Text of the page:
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    #1

    a few collocations of "core"

    Dear teachers,

    Would you tell me whether I am right about my interpretation of the expressions in bold in the following sentences?

    These core beliefs are the lens through which they perceive all of life.

    core beliefs = inner conviction

    Her office is situated in the core of the city.

    core = center

    The staff had a core of experts.

    core team, core group = standing team/ standing group

    core = main body

    The core curriculum movement assumes there is a uniform body of knowledge that all students should know.

    core = main, basic

    These 80 hours represent a person's "core time.”

    core time = in flexible-time work arrangements, period when every employee must be present in his or her office or work station; a period during working hours when workers must be at work even if they are on flextime (concerning Business and Macmillan Dictionaries)

    Thanks for your efforts.

    Regards,

    V

  1. apex2000's Avatar
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    #2

    Re: a few collocations of "core"

    Your use of core in these examples refers to the meaning as in the earth's core. Right inside.
    We can have core beliefs but we do not say core of the city (city centre is the usual). Core of experts is acceptable but more natural would be group of experts; core curriculum is correct, being that part of the curriculum that is central and essential. Core time? Maybe, but as business usage can mangle our normal usage then anything is possible. Your suggestion seems to fit quite well.

  2. konungursvia's Avatar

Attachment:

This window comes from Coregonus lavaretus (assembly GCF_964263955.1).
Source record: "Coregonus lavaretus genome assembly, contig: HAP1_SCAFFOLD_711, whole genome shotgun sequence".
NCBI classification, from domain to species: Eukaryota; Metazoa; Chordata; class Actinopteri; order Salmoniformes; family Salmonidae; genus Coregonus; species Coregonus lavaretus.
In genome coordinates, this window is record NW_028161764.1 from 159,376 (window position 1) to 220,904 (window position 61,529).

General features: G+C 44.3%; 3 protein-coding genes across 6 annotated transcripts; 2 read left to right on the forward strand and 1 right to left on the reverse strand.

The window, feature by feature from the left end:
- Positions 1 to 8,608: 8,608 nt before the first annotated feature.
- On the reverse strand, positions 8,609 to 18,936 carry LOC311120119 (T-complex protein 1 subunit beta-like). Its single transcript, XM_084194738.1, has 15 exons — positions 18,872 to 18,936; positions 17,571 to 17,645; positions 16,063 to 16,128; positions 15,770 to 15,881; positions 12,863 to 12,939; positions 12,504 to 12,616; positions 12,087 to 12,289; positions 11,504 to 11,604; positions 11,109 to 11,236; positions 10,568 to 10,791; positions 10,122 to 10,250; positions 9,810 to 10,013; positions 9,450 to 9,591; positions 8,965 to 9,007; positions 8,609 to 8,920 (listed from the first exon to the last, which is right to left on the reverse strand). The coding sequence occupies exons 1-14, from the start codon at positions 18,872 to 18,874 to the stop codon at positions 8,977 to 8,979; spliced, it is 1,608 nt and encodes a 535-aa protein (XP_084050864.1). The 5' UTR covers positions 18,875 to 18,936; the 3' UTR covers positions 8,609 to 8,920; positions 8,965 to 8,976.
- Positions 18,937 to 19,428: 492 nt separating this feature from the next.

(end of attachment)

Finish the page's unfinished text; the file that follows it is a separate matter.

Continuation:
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    #3

    Re: a few collocations of "core"

    Also, it may help to think of the origin: Fr. coeur (heart). These are all essentially metaphors.

  3. apex2000's Avatar
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    #4

    Re: a few collocations of "core"

    I believe that the origin is either Latin cor (heart) or French cor (horn, corn) or corps (body).
    I prefer to think of deep inside.

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    #5

    not a teacher

    We can have core beliefs but we do not say core of the city (city centre is the usual).
    In America one would probably say "downtown". Although I've read that citizens of Philadelphia use "city center" for some reason.

  4. Barb_D's Avatar
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    #6

    Re: a few collocations of "core"

    It's Center City.

    It's a district of that city, like the Left Bank in Paris or SoHo in NYC.
    I'm not a teacher, but I write for a living. Please don't ask me about 2nd conditionals, but I'm a safe bet for what reads well in (American) English.

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